I have a confession to make this Friday evenin'.  After a few months living with the Paiges I bought at Century 21 (NYC's best kept secret), I realize I love them.  Now, one thing that frustrates me about peoples' obsession with premium denim is that I've rarely heard anyone who was able to articulate a) exactly what makes them different from the regular store-bought variety, and b) why they were worth the absurd price.  Because of this, I always assumed they were brand whores interested mostly in the status they were buying, deluding themselves into thinking they were paying for higher quality or better fit, and collecting designer jeans like some people collect broken hearts.  I don't care what you say, 8+ pairs of $150-$200 jeans in anyone's closet is absurd.

That said, I am considering investing in another 1 or 2 pairs.  And I'm going to try to articulate my reasons in an attempt to show it isn't really the status I'm buying or just another excuse to show off.  Feel free to let me know if I'm only kidding myself.

1) I refuse to pay more than about half off retail for these jeans.  I think my current upper limit is about $100, which when you think of it is not that much more than a pair of full-priced jeans at your usual BR or Express (though it is a far cry from my grubby $23 Gap jeans).

2) They make me feel more polished and grown up.  I think it's the tailoring that makes them decidedly un-grubby, and the slight heft, the weight of the fabric does a good job keeping my fatty little pooch in check (all that food comes at a price, eh?).  I guess you could say it buys me a little bit of confidence.  Which is what true fashion is about, in my humble opinion--some combination of self-expression and aspiration.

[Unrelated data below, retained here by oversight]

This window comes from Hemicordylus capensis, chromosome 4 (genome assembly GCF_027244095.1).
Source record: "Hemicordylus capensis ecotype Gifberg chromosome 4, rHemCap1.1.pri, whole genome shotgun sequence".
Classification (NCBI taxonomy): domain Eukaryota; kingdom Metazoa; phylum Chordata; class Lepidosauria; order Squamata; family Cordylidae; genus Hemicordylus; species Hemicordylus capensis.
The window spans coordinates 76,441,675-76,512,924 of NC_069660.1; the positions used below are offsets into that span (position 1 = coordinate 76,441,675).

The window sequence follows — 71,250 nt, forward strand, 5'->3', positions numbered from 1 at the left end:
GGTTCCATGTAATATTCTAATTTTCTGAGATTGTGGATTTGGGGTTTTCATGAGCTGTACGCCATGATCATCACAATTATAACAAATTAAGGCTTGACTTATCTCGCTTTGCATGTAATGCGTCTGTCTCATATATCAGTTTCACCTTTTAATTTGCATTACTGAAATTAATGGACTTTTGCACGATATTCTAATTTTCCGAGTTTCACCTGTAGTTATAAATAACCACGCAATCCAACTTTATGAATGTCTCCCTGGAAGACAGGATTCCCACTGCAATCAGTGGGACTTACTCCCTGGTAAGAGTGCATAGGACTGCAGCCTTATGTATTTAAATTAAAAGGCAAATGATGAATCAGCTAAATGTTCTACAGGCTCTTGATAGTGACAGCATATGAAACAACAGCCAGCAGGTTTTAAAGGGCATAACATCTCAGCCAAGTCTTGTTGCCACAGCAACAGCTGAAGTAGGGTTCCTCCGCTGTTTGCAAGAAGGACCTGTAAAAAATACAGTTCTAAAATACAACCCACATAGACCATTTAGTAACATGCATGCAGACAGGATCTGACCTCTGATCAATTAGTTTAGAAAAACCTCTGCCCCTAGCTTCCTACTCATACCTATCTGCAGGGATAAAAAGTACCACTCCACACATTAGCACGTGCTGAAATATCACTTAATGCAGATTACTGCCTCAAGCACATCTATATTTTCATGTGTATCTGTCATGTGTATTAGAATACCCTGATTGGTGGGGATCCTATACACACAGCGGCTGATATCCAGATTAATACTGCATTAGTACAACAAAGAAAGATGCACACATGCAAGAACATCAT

3) Butt pocket designs.  I'm sure 75% of the reason I love my Paige jeans so much is the gorgeous embroidery on the butt pockets.  They are a delightful surprise every time I catch them peeking out in the mirror, and they instantly elevate everything else I'm wearing.  When I see designer jeans with plain/bland butt pockets, I can't help but think, "Why bother?"

4) Fit through the thighs.  It's pretty inevitable that regular jeans, without the added lycra or tailoring, stretch out and sag abominably just under the butt.  I never used to notice it before, but now I see it everywhere, on everyone. One thing I've come to appreciate about my Paiges is their uncanny ability to cling to my butt.  Hah!  I don't think all designer jeans are created equal in this respect--I've really only tried on 1-2 brands so I'm not sure which have mastered it, but I've definitely seen coworkers (my coworkers are all obsessed with premium denim and refuse to wear anything else) wearing designer jeans that also sag abominablyAgain: "Why bother?"

5) A beautiful, confident drape.  See the pictures below.

6) Lovely washes--though many regular denim brands do this just as well.

Anyway.  I decided to educate myself a bit on some of the brands available out there, so I could begin to sort out my preferences.  Here are some ones I particularly liked:
  • AG, or Adriano Goldschmied - shown here are his 'Angel' and 'Legend' styles
  • Antik Denim - kind of risky with its mod-western styling, but I kind of like it
  • Stella Jean by Chip & Pepper - just an all around classic shape
  • Passion Jean by Goldsign - my favorites after Paige!
  • Standard Glory Jean by Habitual - I like the unique Maltese cross
  • J & Company - they have the most ornate/elaborate pocket design, and yes, I love it.